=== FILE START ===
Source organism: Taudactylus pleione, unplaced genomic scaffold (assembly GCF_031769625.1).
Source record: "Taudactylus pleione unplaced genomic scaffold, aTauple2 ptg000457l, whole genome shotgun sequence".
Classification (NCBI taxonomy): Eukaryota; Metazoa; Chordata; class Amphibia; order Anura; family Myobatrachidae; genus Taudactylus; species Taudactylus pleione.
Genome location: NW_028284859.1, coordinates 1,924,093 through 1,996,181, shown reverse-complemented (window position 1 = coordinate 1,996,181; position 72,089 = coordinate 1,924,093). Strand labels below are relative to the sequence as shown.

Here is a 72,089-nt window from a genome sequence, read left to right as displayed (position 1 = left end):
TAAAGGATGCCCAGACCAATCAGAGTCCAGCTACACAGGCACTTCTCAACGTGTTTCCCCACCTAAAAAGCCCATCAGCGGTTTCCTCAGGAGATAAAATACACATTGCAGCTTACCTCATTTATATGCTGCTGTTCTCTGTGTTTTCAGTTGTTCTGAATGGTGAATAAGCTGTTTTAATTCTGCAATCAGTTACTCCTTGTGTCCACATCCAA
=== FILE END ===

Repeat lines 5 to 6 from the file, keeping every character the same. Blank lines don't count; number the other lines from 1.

Here is a 72,089-nt window from a genome sequence, read left to right as displayed (position 1 = left end):
TAAAGGATGCCCAGACCAATCAGAGTCCAGCTACACAGGCACTTCTCAACGTGTTTCCCCACCTAAAAAGCCCATCAGCGGTTTCCTCAGGAGATAAAATACACATTGCAGCTTACCTCATTTATATGCTGCTGTTCTCTGTGTTTTCAGTTGTTCTGAATGGTGAATAAGCTGTTTTAATTCTGCAATCAGTTACTCCTTGTGTCCACATCCAA